On this episode of Action Items, communications strategist Cassandra Pye and Josh Wood, CEO of Region Business join host Tre Borden to discuss the fragile mixing of politics with business.
Actual experts of business creation express concern that media’s flashy portrayal of handsome entrepreneurs, disruptive products and instant investment glosses over the unglamorous learning process vital to any new business.
Edible Sacramento is back in print with a March/April edition that might be headlined “Under New Ownership.” The bimonthly food magazine is now owned and published by Reno residents Amanda Burden and Jaci Goodman.
The push to integrate VR into the media has surged in recent years. The Guardian last summer unveiled its first VR project, 6×9, putting viewers into a solitary confinement prison cell. Last fall, The New York Times introduced The Daily 360. These immersive videos, made with Samsung technology, give readers rare glimpses into scenes worldwide.
The mayor is putting aside $500,000 to be distributed in the city’s eight districts. The money is intended to activate arts innovation hubs and programs, but many in the arts community don’t see the funding as an aid if entertainment permit policy demands they hand the money back over to the city.
Mayor Darrell Steinberg and Sacramento Neighborhood Coalition Co-Facilitator Katie Valenzuela Garcia on economic development and neighborhood identity.
Now that millennials are older and starting to have kids, the economics of schools and space are driving many of them to the suburbs, just as it did their parents.
Inspired by current politics and an increased focus on California and its state capital, two Sacramentans are looking to instigate dialogue around a new project coming to downtown.
By linking with loyalty cards and tracking purchases (by scanning receipts), Foodfully knows what food you buy and gives an estimate about how long it may last, then sends notifications before that estimated date. These alerts help consumers avoid wasting forgotten food
Elections matter. The people have spoken. And marijuana — more appropriately known by the less pejorative label, cannabis — is now legal for adults in eight states, including California, and for those with medical needs in 28 states. That means the majority of Americans now live in states where cannabis is legal in some form.
So how does one go from making claims as a 5-year-old, to stumbling onto a trend, to becoming a mobile boutique owner that sells jewelry, gifts and home goods?
Lampkin recently accepted a new position as the vice president of restaurant operations at Oak Park Brewing Company. We sat down with Lampkin to see what motivated her to make the move.
According to the study “Freelancing in America: 2016,” 53 percent of freelancers have participated in skill-related education or training within the previous six months, which is more than non-freelancers at 39 percent. The study shows that freelancers opt-in to training opportunities to strengthen skills, while non-freelancers are more likely to do it as a job requirement.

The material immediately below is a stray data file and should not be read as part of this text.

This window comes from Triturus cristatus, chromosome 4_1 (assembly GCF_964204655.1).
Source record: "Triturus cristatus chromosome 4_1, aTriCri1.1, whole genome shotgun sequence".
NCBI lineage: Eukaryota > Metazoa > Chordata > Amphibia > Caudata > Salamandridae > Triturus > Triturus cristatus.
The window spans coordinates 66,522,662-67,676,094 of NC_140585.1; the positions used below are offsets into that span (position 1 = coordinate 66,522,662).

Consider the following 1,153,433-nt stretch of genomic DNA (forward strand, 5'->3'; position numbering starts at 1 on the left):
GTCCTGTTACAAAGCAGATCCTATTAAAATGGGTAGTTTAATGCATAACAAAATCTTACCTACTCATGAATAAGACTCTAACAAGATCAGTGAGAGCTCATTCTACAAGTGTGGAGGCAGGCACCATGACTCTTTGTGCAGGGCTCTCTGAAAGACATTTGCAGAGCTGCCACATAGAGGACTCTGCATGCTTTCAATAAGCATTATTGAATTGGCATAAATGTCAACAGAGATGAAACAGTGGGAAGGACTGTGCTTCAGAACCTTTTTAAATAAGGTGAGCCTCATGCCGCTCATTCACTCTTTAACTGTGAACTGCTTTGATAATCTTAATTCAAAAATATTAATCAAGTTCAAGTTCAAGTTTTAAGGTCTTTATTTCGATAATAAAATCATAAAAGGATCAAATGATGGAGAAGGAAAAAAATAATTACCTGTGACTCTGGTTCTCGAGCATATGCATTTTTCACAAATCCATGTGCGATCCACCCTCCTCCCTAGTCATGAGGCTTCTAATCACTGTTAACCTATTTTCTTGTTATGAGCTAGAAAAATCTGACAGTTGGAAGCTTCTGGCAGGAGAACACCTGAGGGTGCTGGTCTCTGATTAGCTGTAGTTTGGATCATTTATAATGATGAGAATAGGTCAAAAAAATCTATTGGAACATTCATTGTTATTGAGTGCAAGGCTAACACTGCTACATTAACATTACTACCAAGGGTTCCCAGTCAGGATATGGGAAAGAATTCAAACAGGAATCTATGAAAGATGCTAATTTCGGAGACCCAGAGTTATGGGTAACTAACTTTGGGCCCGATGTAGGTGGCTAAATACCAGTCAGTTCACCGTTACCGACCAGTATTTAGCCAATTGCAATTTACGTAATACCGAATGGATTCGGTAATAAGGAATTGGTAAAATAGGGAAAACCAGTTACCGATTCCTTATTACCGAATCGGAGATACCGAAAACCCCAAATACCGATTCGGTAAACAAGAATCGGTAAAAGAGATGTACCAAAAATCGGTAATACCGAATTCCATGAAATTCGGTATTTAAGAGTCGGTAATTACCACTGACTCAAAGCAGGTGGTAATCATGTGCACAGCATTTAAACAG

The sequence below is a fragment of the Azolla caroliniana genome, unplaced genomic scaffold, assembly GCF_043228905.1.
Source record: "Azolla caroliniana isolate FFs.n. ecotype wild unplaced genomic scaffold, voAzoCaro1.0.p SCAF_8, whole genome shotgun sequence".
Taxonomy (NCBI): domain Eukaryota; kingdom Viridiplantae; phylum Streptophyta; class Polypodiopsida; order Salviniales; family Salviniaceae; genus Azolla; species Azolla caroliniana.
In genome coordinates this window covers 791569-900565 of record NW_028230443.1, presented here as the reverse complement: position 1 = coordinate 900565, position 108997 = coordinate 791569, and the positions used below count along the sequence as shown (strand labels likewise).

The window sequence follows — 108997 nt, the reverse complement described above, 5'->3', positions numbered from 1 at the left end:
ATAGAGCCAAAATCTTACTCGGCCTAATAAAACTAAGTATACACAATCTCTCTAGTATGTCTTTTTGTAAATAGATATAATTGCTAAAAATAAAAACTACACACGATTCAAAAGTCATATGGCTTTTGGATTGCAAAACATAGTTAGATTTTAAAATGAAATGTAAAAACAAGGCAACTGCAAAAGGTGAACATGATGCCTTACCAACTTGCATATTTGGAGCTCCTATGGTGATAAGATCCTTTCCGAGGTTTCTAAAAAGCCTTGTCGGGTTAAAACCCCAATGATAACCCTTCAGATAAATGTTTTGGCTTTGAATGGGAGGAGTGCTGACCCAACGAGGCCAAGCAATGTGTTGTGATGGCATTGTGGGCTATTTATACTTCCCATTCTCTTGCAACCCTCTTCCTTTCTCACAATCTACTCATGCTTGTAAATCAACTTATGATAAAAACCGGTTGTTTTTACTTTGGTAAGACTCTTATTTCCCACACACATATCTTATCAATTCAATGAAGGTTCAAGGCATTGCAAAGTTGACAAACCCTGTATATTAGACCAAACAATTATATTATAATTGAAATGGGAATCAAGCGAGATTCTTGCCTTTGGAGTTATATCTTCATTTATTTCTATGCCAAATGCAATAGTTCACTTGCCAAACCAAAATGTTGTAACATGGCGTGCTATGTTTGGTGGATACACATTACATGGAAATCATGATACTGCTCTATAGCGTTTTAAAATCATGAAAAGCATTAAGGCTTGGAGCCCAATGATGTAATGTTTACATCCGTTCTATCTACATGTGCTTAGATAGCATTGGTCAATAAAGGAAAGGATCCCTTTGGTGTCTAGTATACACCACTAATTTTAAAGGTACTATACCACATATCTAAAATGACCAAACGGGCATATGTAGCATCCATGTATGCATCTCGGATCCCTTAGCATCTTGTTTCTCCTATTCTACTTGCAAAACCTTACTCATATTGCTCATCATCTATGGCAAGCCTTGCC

The challenges facing the Sacramento region are not new. Educators and business leaders have spearheaded programs and tapped into grant funding over the years to prepare students for college or a career. But the efforts, they say, have often been disjointed, sometimes overlapped and failed to make a significant impact.
Arlene Mordeno is a cyber security consultant by trade, who has also written a pair of pop songs that became major hits in international markets. Mina Alali is a 19-year-old musician from Davis, a precocious singer who organized and managed a girl group that performed the national anthem at Sacramento Kings games when she was only in junior high school.
The restaurant, which serves wood-fired pizzas and craft beer and has a bocce ball court, celebrated its two-year anniversary in December. Marvin, who still runs his design firm, was able to put his design talent and his love for shipping containers to work.
Can Sacramento become a capital of entrepreneurship? Yes, agreed panelists at an event focused on innovation in the city, held Jan. 23 at the E. Claire Raley Studios for the Performing Arts in Midtown and co-hosted by California Groundbreakers and Comstock’s magazine.
Owners Julian and Ashley Perrigo-Jimenez opened their new business this month in Folsom, Julian’s hometown. The couple says they want to provide customers with a welcoming atmosphere, in an elegant interior, where they can enjoy the smells of baked goods and fresh coffee.
A booming tech-startup scene has done wonders for the Bay Area economy: Can the same thing happen in Sacramento?
This is the new age of advertising, a digital world dominated by big data, controlled by those who know how to handle it. New technology, such as mobile devices and smart speakers, has opened the door for advertisers to track everything from customer locations to spending habits.